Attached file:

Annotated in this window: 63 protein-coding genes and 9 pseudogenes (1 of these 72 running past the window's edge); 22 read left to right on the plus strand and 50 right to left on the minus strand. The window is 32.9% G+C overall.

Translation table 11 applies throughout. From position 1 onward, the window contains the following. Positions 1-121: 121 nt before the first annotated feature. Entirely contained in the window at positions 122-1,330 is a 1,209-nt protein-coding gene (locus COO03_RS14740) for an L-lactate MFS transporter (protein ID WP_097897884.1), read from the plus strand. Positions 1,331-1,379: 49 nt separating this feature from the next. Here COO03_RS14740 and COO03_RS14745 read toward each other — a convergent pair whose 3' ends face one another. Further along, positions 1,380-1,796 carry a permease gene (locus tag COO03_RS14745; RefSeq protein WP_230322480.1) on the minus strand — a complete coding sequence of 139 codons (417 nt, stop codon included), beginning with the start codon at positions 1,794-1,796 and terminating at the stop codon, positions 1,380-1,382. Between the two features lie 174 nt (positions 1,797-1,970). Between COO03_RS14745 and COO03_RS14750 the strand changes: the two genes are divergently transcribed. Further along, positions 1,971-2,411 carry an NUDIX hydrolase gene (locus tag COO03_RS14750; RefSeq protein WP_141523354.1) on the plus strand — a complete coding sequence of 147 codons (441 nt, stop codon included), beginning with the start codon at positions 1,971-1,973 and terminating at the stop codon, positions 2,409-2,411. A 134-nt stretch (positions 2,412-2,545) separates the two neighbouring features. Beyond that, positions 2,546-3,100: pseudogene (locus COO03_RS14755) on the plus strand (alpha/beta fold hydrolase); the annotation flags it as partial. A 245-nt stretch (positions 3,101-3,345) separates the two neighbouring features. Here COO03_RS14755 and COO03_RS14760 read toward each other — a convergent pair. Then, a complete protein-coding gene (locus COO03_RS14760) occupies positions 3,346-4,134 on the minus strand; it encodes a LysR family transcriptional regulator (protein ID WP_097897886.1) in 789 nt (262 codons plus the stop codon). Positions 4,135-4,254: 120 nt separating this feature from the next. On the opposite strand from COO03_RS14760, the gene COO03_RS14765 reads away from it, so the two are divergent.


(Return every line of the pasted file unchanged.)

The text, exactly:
Annotated in this window: 63 protein-coding genes and 9 pseudogenes (1 of these 72 running past the window's edge); 22 read left to right on the plus strand and 50 right to left on the minus strand. The window is 32.9% G+C overall.

Translation table 11 applies throughout. From position 1 onward, the window contains the following. Positions 1-121: 121 nt before the first annotated feature. Entirely contained in the window at positions 122-1,330 is a 1,209-nt protein-coding gene (locus COO03_RS14740) for an L-lactate MFS transporter (protein ID WP_097897884.1), read from the plus strand. Positions 1,331-1,379: 49 nt separating this feature from the next. Here COO03_RS14740 and COO03_RS14745 read toward each other — a convergent pair whose 3' ends face one another. Further along, positions 1,380-1,796 carry a permease gene (locus tag COO03_RS14745; RefSeq protein WP_230322480.1) on the minus strand — a complete coding sequence of 139 codons (417 nt, stop codon included), beginning with the start codon at positions 1,794-1,796 and terminating at the stop codon, positions 1,380-1,382. Between the two features lie 174 nt (positions 1,797-1,970). Between COO03_RS14745 and COO03_RS14750 the strand changes: the two genes are divergently transcribed. Further along, positions 1,971-2,411 carry an NUDIX hydrolase gene (locus tag COO03_RS14750; RefSeq protein WP_141523354.1) on the plus strand — a complete coding sequence of 147 codons (441 nt, stop codon included), beginning with the start codon at positions 1,971-1,973 and terminating at the stop codon, positions 2,409-2,411. A 134-nt stretch (positions 2,412-2,545) separates the two neighbouring features. Beyond that, positions 2,546-3,100: pseudogene (locus COO03_RS14755) on the plus strand (alpha/beta fold hydrolase); the annotation flags it as partial. A 245-nt stretch (positions 3,101-3,345) separates the two neighbouring features. Here COO03_RS14755 and COO03_RS14760 read toward each other — a convergent pair. Then, a complete protein-coding gene (locus COO03_RS14760) occupies positions 3,346-4,134 on the minus strand; it encodes a LysR family transcriptional regulator (protein ID WP_097897886.1) in 789 nt (262 codons plus the stop codon). Positions 4,135-4,254: 120 nt separating this feature from the next. On the opposite strand from COO03_RS14760, the gene COO03_RS14765 reads away from it, so the two are divergent.